In 1985, Rosen et al. [52] assessed changes in several psychological variables in 20 patients (19 females and one male) between 20 and 38 years (mean age: 29.2 ± 5.12 years) who spent eight weeks alternating between two-week periods of a minimal-carbohydrate diet (800 kcal; 58% protein and 42% fat by weight) and a carbohydrate-supplemented diet (1000 kcal; 42% protein, 30% fat, and 28% carbohydrate) as a treatment for obesity/overweight. Changes in anxiety, depression, and hostility associated with the two diets were assessed using the three respective scales of the Multiple Affect Adjective Checklist (MAACL) [60], and psychological wellbeing and self-esteem with the Tennessee Self Concept Scale (TSC) [61]. Participants on both diets lost significant weight (~11 kg) across the eight weeks of dieting, and both groups showed reduced appetite and elevated psychological wellbeing in the initial two weeks. Afterwards, however, appetite and mood returned to baseline levels, and no association was found between subsequent changes in psychological reactions to dieting and the type of diet.
In 2007, Halyburton et al. [27] compared the effects on psychological wellbeing of a low-carbohydrate, high-fat, energy-restricted diet (approximately 6–7 megajoule, 30% deficit) with an isocaloric conventional high-carbohydrate, low-fat diet, both administered over eight weeks as treatments for obesity/overweight in 93 men and women (BMI range: 26–43 kg/m2, age range between 24 and 64 years). Psychological wellbeing was measured at baseline and fortnightly using the BDI [59], Spielberger State Inventory (SAI) [62], Profile of Mood States (POMS), [63] and Total Mood Disturbance Scores (TMDS). In this sample, although both groups showed improvements in psychological wellbeing, with the greatest effect occurring during the first two weeks, there was no significant difference between groups at the end of the study.
In 2014, Saslow et al. [54] assessed the effect on psychological outcomes of a three-month very-low-carbohydrate, high-fat diet (n = 16) against that of a moderate-carbohydrate, low-fat diet (n = 18) in 34 males and females diagnosed with obesity/overweight and type-2 diabetes or pre-diabetes. Psychological outcomes were assessed on the Diabetes Distress Scale, which measures the emotional upset related to having diabetes; the 20-item Centre for Epidemiologic Studies Depression Scale (CES-D) [64], which assesses aspects of depressive mood; the Dutch Eating Behaviour Scale [65], which describes eating in response to emotions (such as anger or irritation); the Body Responsiveness Questionnaire [66], which measures the importance of interoceptive awareness, and perceived disconnection between psychological and physical states; and the Three-Factor Eating Questionnaire, which assesses hunger, cognitive restraint, and disinhibited eating [67]. Despite the non-significant difference in weight loss between the two groups of dieters across the three months, the very-low-carbohydrate, high-fat diet improved glycemic control in type-2 diabetes, allowing the doses of diabetes medications to be reduced. However, no significant differences in psychological outcomes were observed between the two diets.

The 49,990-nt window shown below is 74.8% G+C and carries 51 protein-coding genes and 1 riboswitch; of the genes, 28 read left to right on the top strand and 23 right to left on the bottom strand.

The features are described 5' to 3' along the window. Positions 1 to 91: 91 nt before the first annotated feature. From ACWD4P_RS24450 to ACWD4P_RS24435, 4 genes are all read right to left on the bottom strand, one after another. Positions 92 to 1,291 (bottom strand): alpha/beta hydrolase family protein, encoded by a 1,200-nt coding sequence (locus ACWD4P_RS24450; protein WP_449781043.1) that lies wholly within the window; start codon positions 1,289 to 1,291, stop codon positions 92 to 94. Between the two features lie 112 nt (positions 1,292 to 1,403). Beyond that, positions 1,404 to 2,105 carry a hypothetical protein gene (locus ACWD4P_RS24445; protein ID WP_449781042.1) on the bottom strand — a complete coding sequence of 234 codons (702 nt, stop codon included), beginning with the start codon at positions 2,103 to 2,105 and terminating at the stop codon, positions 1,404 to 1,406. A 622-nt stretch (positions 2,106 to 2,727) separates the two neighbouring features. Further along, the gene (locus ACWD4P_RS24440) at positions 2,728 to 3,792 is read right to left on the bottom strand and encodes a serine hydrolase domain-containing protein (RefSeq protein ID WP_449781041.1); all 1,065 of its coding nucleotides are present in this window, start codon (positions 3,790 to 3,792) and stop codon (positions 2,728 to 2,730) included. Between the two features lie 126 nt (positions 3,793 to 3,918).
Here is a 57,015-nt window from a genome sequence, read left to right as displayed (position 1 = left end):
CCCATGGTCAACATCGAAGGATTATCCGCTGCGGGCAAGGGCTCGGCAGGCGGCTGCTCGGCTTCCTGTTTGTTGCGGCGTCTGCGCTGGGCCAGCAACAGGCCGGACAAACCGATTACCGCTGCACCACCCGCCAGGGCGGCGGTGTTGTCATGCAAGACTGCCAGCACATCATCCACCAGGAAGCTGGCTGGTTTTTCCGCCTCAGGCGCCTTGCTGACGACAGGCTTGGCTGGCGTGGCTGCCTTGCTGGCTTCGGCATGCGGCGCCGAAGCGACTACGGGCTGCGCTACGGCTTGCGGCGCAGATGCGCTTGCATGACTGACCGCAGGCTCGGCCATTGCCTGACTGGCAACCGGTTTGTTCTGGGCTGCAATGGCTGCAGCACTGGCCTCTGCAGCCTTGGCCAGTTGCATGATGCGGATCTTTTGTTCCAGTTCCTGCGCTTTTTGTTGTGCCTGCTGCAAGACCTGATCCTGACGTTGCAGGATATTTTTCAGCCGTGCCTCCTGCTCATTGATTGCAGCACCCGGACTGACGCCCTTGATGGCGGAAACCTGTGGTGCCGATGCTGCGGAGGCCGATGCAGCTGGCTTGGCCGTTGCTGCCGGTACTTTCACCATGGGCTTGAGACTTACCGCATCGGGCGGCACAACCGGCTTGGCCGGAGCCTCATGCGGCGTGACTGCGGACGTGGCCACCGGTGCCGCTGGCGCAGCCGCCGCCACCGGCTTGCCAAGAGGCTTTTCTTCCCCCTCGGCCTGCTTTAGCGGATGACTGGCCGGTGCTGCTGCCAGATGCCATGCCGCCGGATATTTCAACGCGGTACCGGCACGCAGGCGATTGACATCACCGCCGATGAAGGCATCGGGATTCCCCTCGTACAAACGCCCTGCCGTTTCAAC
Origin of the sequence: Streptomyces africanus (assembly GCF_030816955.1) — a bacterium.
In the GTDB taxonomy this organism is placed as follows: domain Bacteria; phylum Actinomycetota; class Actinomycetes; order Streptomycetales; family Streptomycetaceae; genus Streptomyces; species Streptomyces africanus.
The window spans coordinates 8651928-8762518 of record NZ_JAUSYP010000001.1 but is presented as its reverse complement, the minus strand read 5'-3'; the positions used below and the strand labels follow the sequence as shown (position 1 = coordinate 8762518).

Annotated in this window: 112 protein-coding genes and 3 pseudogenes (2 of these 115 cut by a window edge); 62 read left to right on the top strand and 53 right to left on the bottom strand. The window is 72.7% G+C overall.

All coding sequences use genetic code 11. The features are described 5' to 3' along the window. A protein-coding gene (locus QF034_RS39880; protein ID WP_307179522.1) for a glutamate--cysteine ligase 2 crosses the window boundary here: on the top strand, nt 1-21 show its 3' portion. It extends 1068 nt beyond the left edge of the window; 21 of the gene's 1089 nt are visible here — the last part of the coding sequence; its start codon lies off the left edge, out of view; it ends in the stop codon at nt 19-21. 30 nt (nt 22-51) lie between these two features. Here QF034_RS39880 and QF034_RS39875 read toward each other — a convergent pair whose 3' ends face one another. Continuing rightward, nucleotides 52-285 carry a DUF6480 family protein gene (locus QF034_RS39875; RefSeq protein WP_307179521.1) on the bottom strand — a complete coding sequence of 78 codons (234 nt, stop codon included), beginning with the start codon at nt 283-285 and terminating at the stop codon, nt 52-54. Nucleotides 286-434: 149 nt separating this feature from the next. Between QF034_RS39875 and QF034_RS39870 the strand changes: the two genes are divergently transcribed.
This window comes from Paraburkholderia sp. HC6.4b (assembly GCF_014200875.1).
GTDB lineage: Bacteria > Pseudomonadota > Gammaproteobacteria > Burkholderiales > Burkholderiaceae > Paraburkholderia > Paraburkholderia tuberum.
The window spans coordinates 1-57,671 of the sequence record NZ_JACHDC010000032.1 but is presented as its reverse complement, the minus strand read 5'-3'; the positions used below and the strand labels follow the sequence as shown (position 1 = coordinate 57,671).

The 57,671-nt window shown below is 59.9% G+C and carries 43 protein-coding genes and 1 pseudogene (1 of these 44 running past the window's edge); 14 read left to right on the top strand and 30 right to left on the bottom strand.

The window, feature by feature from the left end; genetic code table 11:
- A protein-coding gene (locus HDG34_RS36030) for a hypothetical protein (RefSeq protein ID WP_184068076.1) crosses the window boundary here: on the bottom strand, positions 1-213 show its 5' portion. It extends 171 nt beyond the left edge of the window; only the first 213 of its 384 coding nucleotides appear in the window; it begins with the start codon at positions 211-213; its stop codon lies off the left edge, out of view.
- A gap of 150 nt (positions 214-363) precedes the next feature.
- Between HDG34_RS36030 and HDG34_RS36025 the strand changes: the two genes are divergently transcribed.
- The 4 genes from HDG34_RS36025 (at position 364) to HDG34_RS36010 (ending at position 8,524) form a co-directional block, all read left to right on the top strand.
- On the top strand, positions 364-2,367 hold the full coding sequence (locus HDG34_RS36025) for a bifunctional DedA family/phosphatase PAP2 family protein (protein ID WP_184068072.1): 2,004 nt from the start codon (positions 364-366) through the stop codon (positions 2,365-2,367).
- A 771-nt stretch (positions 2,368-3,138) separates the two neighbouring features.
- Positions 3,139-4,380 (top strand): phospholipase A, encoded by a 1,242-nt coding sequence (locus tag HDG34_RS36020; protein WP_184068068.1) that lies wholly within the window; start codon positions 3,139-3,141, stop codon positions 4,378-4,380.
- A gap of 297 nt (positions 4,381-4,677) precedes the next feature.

In 2007 Galletly et al. [53] assessed the effects of 16 weeks of high-protein, low-carbohydrate diet or low-protein, high-carbohydrate diet, randomly assigned to 28 women with obesity and polycystic ovary syndrome, matched for age, weight, and whether or not they were trying to conceive. The Hospital Anxiety and Depression (HAD) Scale [68] and the Rosenberg Self-Esteem Scale (RSES) [69] were administered at the beginning and end of the diet and, though there was no difference in weight loss between the groups, participants allocated to the high-protein, low-carbohydrate diet displayed a significantly greater improvement in depression and self-esteem with respect to the low-protein, high-carbohydrate diet group. However, the authors suggested that this discrepancy with the findings reported above could be related to the effect of the high protein content of the diet rather than the low carbohydrate content.

3.2. The Long-Term Psychosocial Effects of a Low-Carbohydrate Diet

In 2009, Brinkworth et al. [55] assessed 106 participants randomly assigned to a very-low-carbohydrate, high-fat diet (n = 57) or an isocaloric high-carbohydrate, low-fat diet (n = 61) for one year as a treatment for obesity/overweight (mean BMI of 33.7 ± 0.4 kg/m2). The psychological wellbeing of the participants, aged between 24 and 64 years (mean age 50.0 ± 0.8 years), was assessed using the POMS [63], BDI [59], and SAI [62] at weeks zero, eight, 24, and 52. Although no significant difference in weight loss was observed between the two groups after one year, participants allocated to the high-carbohydrate, low-fat diet showed greater improvements in anxiety, depression, total mood disturbance, anger-hostility, confusion-bewilderment, and depression-dejection mood states with respect to those on the very-low-carbohydrate, high-fat diet.
In 2013, Dalle Grave et al. [56] compared the long-term effects of a high-carbohydrate low-protein diet and low-carbohydrate, high-protein diet in patients undergoing cognitive behavioural therapy (CBT). A total of 88 individuals with class II and III obesity were randomized to the two types of diet over one year. Psychosocial outcomes were assessed at baseline, after three weeks of inpatient treatment, and at 27 weeks and one year of follow-up by means of the Body Uneasiness Test-A (BUT) [70], Binge Eating Scale (BES) [71], BDI [59], and Beck Anxiety Inventory (BAI) [72]. All psychosocial measures improved significantly from baseline to one year, with no differences between the two diet groups.